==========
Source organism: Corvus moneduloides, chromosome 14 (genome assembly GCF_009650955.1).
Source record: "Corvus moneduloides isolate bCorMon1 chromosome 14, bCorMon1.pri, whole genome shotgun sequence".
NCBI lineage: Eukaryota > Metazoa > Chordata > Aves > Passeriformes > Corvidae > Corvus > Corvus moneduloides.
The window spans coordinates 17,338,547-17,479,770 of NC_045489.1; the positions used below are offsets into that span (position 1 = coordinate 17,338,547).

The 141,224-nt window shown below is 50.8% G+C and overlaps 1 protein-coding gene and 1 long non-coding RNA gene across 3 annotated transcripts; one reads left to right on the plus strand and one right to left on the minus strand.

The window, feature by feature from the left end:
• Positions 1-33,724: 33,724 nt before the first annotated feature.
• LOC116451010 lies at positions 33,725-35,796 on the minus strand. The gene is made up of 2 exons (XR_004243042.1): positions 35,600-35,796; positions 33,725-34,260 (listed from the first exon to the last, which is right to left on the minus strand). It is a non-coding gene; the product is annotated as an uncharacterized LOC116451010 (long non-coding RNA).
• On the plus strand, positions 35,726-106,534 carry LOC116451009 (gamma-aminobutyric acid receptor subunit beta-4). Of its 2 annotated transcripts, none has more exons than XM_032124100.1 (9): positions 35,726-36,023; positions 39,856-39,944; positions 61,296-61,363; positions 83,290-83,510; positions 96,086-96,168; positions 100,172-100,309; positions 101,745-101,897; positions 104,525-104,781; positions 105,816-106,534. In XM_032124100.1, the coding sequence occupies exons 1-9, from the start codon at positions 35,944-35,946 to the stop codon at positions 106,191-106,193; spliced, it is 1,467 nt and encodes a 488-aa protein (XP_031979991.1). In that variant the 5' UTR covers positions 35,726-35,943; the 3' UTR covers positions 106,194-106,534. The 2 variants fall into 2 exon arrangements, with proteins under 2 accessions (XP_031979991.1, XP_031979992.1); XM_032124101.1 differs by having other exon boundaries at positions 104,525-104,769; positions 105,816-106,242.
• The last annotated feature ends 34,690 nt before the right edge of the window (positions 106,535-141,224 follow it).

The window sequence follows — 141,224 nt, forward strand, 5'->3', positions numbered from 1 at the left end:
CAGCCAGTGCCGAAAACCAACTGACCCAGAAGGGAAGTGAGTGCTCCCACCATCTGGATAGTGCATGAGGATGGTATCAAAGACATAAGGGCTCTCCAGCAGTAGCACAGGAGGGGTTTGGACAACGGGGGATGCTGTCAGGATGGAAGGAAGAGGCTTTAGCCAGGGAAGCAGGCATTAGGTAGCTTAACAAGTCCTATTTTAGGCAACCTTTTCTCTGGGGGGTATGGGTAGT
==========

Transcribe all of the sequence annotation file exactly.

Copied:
Source organism: Corvus moneduloides, chromosome 14 (genome assembly GCF_009650955.1).
Source record: "Corvus moneduloides isolate bCorMon1 chromosome 14, bCorMon1.pri, whole genome shotgun sequence".
NCBI lineage: Eukaryota > Metazoa > Chordata > Aves > Passeriformes > Corvidae > Corvus > Corvus moneduloides.
The window spans coordinates 17,338,547-17,479,770 of NC_045489.1; the positions used below are offsets into that span (position 1 = coordinate 17,338,547).

The 141,224-nt window shown below is 50.8% G+C and overlaps 1 protein-coding gene and 1 long non-coding RNA gene across 3 annotated transcripts; one reads left to right on the plus strand and one right to left on the minus strand.

The window, feature by feature from the left end:
• Positions 1-33,724: 33,724 nt before the first annotated feature.
• LOC116451010 lies at positions 33,725-35,796 on the minus strand. The gene is made up of 2 exons (XR_004243042.1): positions 35,600-35,796; positions 33,725-34,260 (listed from the first exon to the last, which is right to left on the minus strand). It is a non-coding gene; the product is annotated as an uncharacterized LOC116451010 (long non-coding RNA).
• On the plus strand, positions 35,726-106,534 carry LOC116451009 (gamma-aminobutyric acid receptor subunit beta-4). Of its 2 annotated transcripts, none has more exons than XM_032124100.1 (9): positions 35,726-36,023; positions 39,856-39,944; positions 61,296-61,363; positions 83,290-83,510; positions 96,086-96,168; positions 100,172-100,309; positions 101,745-101,897; positions 104,525-104,781; positions 105,816-106,534. In XM_032124100.1, the coding sequence occupies exons 1-9, from the start codon at positions 35,944-35,946 to the stop codon at positions 106,191-106,193; spliced, it is 1,467 nt and encodes a 488-aa protein (XP_031979991.1). In that variant the 5' UTR covers positions 35,726-35,943; the 3' UTR covers positions 106,194-106,534. The 2 variants fall into 2 exon arrangements, with proteins under 2 accessions (XP_031979991.1, XP_031979992.1); XM_032124101.1 differs by having other exon boundaries at positions 104,525-104,769; positions 105,816-106,242.
• The last annotated feature ends 34,690 nt before the right edge of the window (positions 106,535-141,224 follow it).

The window sequence follows — 141,224 nt, forward strand, 5'->3', positions numbered from 1 at the left end:
CAGCCAGTGCCGAAAACCAACTGACCCAGAAGGGAAGTGAGTGCTCCCACCATCTGGATAGTGCATGAGGATGGTATCAAAGACATAAGGGCTCTCCAGCAGTAGCACAGGAGGGGTTTGGACAACGGGGGATGCTGTCAGGATGGAAGGAAGAGGCTTTAGCCAGGGAAGCAGGCATTAGGTAGCTTAACAAGTCCTATTTTAGGCAACCTTTTCTCTGGGGGGTATGGGTAGT